Iowan’s Perspectives on Targeted Approaches for Multiple-Benefit Agriculture Arbuckle, J. Gordon Tyndall, John Tyndall, John Sorenson, Emily
dc.contributor.department Sociology 2018-02-16T19:18:57.000 2020-07-02T06:50:33Z 2020-07-02T06:50:33Z 2015-07-17 2015-01-01
dc.description.abstract <p>More than 1,000 Iowans were surveyed to learn about their expectations for the state’s agricultural sector, their concerns about environmental quality, and their willingness to support greater public investment in policies and programs that work toward more resilient, productive agricultural landscapes that provide a range of benefi ts in addition to food, feed, and energy. Survey respondents placed high priority on improved soil and water quality, better wildlife habitat, and enhanced recreation opportunities. They privileged improvements in these outcomes over increases in crop and livestock production. While agriculture’s impacts on soil and water quality rose to the top of the list of Iowans’ environmental concerns, survey respondents also generally supported efforts to help farmers to address those issues. Two-thirds of Iowans indicated that they would support a shift to a holistic, targeted conservation approach that would minimize the negative impacts of agriculture while enhancing multiple benefi ts from agricultural landscapes. Importantly, they would be willing to pay an estimated $42 million per year over ten years to support the implementation of such an effort. Overall, the survey results offer strong evidence that most Iowans want to see improved performance of agricultural landscapes and are willing to dedicate substantial resources to enhance a range of benefi ts while helping to reduce negative impacts. The results serve to validate recent public investments such as Iowa’s Nutrient Reduction Strategy ( and many other ongoing activities that are focused on such goals. The data suggest that Iowans would like to see much more investment, such as full implementation of the Natural Resources and Outdoor Recreation Trust Fund, and further implementation of policies and programs that balance agricultural productivity and other, equally important benefi ts that agricultural landscapes can provide.</p>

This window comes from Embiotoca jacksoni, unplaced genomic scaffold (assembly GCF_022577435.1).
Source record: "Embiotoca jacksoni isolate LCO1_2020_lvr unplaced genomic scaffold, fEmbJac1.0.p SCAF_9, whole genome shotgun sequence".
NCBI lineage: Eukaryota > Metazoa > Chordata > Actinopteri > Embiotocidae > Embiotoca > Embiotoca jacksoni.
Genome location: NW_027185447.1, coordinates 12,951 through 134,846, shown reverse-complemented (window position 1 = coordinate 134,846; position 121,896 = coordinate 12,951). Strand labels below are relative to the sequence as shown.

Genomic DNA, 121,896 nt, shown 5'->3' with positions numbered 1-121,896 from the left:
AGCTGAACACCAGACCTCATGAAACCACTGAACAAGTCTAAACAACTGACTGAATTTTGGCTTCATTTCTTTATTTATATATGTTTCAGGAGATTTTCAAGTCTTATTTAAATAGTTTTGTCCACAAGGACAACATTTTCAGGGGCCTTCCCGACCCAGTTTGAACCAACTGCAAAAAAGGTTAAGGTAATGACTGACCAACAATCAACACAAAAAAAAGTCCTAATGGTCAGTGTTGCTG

dc.identifier archive/
dc.identifier.articleid 1008
dc.identifier.contextkey 7339466
dc.identifier.s3bucket isulib-bepress-aws-west
dc.identifier.submissionpath soc_las_reports/1
dc.relation.ispartofseries 1038
dc.source.bitstream archive/|||Fri Jan 14 17:32:03 UTC 2022
dc.subject.disciplines Agricultural and Resource Economics
dc.subject.disciplines Civic and Community Engagement
dc.subject.disciplines Community-Based Research
dc.subject.disciplines Demography, Population, and Ecology
dc.subject.disciplines Rural Sociology
dc.subject.keywords Natural Resources and Ecology Management
dc.title Iowan’s Perspectives on Targeted Approaches for Multiple-Benefit Agriculture
dc.type article
dc.type.genre article
dspace.entity.type Publication
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relation.isOrgUnitOfPublication 84d83d09-42ff-424d-80f2-a35244368443
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